This is what the collection basket looked like just 3 hours after we installed the trap. We assume these pollen pellets have been collected from Valley Oak, Lavender, Storks Bill, Wild Radish, Mustard, Willow, and possibly dozens of other plants.

The pollen ranges in color from gold to orange to bright purple. We are having fun figuring out which flowers the different colors come from. Look for fresh, local pollen at the Farmers Market in mid May!

Posted by: Kate | April 5, 2010

High-quality, real food is better for your health?

Fat. It’s almost a bad word in our culture. We Americans are obsessed with non-fat, low calorie, overly processed food. We love our food replacement products. We love to belly up to the coffee bar and order a massive cup of coffee laden with milk that has had the fat solids removed from it. We make up for the terrible taste by adding “Irish Creme” or “Caramel Flavoring” or six packets of Splenda.

Unfortunately, we have started training our children early with baby formula to replace breast milk, and sweet tasting drinks like Pediasure to replace vitamins from real food. We have gotten so used to food tasting chemically altered, that some people find food in it’s natural state to be repulsive.”What? You kill those sweet little piggies and eat them? Barbarians! If you need me, I’ll be at Burger King”

All this low fat, low carb, fake food is making us sick. And ironically, overweight.

Michael Pollan’s book, The Omnivore’s Dilemma talks about this in depth. When I sit down to plan our meals every week, this quote from his book runs through my head over and over.

Eat food. Not too much. Mostly plants

That’s it. Very simple and very radical. It’s kind of sad that we have to work to make sure that we are eating actual food.

So back to the topic of fat. I’m a big fan of fat in moderation. It makes our food taste delicious, and it has a special place on our plate. Did you know that dietary fat helps us absorb the vitamins in vegetables? It also enhances the immune system, aids in the structural integrity of cell membranes, protects the liver from harmful toxins, and protects the digestive tract from harmful microorganisms. We need fat to aid our brain and heart functions as well. This is all according to Sally Fallon’s, Nourishing Traditions: another great book that guides my food choices.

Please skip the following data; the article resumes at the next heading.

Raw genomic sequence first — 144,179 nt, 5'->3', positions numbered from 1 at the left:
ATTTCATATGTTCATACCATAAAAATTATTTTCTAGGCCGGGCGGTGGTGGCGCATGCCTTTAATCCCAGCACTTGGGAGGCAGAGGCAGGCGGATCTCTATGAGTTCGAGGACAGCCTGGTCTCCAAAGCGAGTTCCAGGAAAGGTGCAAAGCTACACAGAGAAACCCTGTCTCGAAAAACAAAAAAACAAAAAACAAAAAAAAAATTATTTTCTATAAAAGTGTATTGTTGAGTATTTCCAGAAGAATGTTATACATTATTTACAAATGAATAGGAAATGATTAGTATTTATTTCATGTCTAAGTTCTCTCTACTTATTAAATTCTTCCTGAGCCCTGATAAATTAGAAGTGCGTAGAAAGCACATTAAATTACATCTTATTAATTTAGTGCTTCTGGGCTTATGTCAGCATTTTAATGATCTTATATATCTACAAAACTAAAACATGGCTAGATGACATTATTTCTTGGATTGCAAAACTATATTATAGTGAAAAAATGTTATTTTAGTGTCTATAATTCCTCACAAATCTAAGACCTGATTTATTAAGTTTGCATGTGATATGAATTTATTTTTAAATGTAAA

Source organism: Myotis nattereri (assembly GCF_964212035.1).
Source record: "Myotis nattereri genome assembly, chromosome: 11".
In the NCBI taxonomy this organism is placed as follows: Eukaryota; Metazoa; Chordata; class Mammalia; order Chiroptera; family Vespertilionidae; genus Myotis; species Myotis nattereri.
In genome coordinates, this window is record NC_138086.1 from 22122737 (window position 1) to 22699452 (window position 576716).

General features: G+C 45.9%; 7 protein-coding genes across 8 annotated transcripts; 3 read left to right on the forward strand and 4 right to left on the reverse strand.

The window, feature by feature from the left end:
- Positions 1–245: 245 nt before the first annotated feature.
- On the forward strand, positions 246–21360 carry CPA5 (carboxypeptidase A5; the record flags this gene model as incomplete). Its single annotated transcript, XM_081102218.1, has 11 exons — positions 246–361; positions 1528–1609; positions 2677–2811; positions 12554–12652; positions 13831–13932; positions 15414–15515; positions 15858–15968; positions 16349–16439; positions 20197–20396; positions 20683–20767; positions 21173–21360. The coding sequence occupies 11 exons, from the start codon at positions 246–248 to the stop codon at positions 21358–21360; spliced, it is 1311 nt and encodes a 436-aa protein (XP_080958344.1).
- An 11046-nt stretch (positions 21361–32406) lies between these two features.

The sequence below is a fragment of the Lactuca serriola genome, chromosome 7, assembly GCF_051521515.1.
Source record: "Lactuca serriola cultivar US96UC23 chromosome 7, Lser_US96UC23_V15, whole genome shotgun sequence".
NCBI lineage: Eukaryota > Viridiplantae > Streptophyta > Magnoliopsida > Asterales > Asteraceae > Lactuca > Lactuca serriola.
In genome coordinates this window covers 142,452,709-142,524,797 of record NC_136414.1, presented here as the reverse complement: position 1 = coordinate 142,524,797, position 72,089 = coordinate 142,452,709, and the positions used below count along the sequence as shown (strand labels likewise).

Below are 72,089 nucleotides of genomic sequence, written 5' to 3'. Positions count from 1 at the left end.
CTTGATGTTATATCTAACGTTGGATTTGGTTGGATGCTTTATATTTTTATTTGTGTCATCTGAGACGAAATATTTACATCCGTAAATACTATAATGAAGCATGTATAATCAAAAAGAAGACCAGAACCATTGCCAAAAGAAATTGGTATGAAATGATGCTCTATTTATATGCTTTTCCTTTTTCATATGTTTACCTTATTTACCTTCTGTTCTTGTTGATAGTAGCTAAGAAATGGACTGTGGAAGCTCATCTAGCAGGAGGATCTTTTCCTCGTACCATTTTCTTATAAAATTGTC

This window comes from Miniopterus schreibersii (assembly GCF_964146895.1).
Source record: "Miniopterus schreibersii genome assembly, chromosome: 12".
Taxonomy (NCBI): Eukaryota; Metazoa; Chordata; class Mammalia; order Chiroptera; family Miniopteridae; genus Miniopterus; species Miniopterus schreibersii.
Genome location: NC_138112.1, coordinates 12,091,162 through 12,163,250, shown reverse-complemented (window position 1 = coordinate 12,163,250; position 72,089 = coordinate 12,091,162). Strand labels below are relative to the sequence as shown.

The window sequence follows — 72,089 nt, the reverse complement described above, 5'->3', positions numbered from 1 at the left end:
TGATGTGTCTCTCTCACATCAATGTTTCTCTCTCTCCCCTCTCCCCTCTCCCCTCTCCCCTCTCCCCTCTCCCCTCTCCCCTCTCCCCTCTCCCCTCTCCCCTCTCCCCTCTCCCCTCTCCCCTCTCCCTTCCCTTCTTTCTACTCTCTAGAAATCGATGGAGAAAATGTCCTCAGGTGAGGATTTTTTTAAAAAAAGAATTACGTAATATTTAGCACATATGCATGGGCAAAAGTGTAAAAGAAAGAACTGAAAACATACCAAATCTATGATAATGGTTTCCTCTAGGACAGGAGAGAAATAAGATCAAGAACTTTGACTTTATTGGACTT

With all this in mind, I set out on a pork fat rendering adventure this weekend. We had some un-rendered back fat that didn’t sell at the farmers market, so I decided to try my hand at rendering it.

Here is the fat still on the skin, set out to thaw.

I had to cut the skin into chunks to fit nicely into the pot.

I threw it in a pot with a small amount of water in the bottom to keep it from sticking.

And then heated it on low. For about 10 hours.

What resulted was rendered fat, and crackling. If I had waited a little longer, the crackling would have crisped up and been tasty. But it was getting late and I was impatient and I just wanted to be finished already. The crackling was still too slimy to eat, so I threw it out.

I strained it through cheese cloth.

I poured it into small jars to give away and use myself.

I put it in the fridge to set and the product that resulted was rich and creamy and smooth. I slathered some on a bunch of fingerling potatoes and roasted them in the oven with herbs from my garden. Then I died. Of deliciousness.

Posted by: Kate | March 29, 2010

New pastures all around!